Bonus Step: Teach Your Puppy That “Leave It” Applies To Humans & Dogs
Just like with the other steps, you want to teach your puppy that leave it applies to humans and other dogs slowly.
For instance, start up to fifty feet away from another dog and tell your puppy to leave it.
If they ignore the dog and look at you, you can work towards getting closer and closer.
Mistakes When Teaching “Leave It”
Here are some common mistakes most people make when teaching their golden retriever to leave it.
Forcing your puppy to leave it
In order for your puppy to best learn to leave it, they need to decide for themselves that they want to leave it, and they want to look at you.
By pulling away the food or telling them no, you’re not allowing them to make that decision themselves.
Punishing your puppy when they don’t leave it
You want your puppy to want to look at you when you ask them to leave it.
If you physically or verbally punish them for not obeying, they won’t want to look at you.
Letting your dog get the treats on the floor as a reward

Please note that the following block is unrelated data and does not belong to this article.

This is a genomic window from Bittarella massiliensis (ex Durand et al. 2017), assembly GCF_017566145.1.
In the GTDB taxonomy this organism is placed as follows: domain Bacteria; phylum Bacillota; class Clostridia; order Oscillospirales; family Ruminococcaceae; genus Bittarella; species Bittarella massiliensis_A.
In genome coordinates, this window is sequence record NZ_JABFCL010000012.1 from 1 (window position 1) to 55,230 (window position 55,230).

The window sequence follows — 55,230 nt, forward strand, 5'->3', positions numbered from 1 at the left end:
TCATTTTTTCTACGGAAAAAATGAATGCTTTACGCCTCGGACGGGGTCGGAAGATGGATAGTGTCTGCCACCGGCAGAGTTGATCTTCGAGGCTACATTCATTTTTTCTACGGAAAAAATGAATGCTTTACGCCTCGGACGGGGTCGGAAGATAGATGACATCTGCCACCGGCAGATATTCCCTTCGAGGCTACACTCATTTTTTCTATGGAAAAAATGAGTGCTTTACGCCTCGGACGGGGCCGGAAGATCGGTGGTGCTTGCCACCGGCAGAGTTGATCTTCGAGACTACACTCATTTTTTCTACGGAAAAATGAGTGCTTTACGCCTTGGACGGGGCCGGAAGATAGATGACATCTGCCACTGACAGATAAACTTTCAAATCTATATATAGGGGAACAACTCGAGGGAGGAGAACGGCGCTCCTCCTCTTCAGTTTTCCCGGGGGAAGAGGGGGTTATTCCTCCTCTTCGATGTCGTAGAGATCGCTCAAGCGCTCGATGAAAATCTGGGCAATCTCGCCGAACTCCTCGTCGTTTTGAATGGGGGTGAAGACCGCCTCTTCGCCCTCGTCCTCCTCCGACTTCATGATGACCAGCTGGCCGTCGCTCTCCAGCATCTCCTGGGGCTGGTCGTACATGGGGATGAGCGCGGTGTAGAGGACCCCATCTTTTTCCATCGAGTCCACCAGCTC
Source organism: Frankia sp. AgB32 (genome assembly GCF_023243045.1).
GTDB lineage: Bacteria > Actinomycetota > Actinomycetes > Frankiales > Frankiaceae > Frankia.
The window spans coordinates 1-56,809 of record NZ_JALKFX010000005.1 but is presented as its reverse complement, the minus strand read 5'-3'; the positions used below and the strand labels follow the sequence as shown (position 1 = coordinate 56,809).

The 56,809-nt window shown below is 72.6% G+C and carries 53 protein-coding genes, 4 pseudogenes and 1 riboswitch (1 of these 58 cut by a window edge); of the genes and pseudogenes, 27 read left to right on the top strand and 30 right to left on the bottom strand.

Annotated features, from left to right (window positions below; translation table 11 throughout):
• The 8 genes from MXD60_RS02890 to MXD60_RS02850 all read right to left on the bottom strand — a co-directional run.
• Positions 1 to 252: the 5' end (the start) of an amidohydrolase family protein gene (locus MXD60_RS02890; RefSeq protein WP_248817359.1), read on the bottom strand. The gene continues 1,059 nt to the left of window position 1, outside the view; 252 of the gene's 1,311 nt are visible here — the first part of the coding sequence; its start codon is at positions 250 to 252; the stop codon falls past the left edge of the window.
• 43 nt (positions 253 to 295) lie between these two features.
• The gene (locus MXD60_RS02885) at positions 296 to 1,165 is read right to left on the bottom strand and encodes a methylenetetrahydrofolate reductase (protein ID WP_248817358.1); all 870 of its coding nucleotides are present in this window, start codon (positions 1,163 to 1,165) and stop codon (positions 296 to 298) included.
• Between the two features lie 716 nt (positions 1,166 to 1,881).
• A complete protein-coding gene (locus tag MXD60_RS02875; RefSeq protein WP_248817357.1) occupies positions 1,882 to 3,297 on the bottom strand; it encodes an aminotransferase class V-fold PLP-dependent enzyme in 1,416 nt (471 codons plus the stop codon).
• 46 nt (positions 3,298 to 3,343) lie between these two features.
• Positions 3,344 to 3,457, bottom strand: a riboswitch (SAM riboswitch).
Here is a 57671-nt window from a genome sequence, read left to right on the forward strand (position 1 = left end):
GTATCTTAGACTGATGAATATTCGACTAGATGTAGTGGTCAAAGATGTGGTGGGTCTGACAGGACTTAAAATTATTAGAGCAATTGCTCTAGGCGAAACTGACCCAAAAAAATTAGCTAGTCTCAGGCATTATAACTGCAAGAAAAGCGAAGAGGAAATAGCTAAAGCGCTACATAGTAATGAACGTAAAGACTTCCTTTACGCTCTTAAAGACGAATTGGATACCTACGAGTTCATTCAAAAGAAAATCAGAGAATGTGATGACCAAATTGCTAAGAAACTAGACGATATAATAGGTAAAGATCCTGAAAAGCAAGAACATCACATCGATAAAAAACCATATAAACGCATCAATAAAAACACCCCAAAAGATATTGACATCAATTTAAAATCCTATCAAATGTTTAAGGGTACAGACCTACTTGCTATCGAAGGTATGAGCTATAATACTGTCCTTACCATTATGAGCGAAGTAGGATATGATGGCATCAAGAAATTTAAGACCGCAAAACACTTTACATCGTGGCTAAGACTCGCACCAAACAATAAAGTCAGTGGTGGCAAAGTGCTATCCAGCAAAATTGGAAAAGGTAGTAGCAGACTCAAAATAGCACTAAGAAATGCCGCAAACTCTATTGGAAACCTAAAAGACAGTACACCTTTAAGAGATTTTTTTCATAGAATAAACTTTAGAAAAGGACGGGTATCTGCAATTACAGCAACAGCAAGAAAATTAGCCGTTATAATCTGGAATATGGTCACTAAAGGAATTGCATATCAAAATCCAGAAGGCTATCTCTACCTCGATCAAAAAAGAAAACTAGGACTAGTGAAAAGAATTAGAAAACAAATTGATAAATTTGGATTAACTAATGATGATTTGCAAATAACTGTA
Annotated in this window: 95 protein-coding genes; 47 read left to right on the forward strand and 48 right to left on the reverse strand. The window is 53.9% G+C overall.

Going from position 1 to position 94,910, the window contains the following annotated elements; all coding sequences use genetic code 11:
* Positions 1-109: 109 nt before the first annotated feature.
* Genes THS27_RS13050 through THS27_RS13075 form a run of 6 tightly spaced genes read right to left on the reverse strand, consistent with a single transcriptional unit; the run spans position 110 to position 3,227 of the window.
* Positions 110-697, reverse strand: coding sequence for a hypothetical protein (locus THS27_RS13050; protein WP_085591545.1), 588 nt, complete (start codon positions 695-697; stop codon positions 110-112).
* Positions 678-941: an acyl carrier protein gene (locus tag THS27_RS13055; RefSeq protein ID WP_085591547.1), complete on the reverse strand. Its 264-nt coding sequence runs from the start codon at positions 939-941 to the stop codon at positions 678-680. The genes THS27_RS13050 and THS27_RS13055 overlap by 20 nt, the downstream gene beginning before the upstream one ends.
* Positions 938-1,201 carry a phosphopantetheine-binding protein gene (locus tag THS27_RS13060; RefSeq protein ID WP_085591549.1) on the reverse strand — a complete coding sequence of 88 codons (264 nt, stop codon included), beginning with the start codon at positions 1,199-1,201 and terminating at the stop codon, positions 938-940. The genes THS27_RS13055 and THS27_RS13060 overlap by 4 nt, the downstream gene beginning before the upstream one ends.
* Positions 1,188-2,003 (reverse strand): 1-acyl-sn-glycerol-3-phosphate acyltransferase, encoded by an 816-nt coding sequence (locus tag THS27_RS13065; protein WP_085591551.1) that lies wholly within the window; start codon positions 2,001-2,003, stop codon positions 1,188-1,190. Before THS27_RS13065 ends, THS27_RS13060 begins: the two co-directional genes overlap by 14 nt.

In real life, you probably won’t allow your puppy to get whatever you’re asking them to leave alone, so don’t get in the practice of telling them leave it, then letting them have it.
Giving the “leave it” cue too soon
If you ask your puppy to leave it before they can reliably leave it, they might get into the habit of hearing the cue, but not always obeying, which will make this behavior much more unreliable.
When teaching your puppy to leave it, you want to enable them to make the decision to leave it by themselves, and mark and reward that decision.
You do that by breaking the process into very small steps, and slowly making whatever you’re asking them to leave more and more tempting.
Once they can leave it, add in the cue and then practice it with different items in different locations.
Big shoutout to Kikopup to helping me first learn how to teach Oliver to leave it.
Have any questions about teaching your golden to leave it?
Let me know in the comments below.
And if you know someone who wants to teach their golden retriever to leave it, please share this with them!
P.S. If your golden retriever has grabbed something with their mouth and it’s too late to tell them to leave it, read our guide to teach them how to drop it.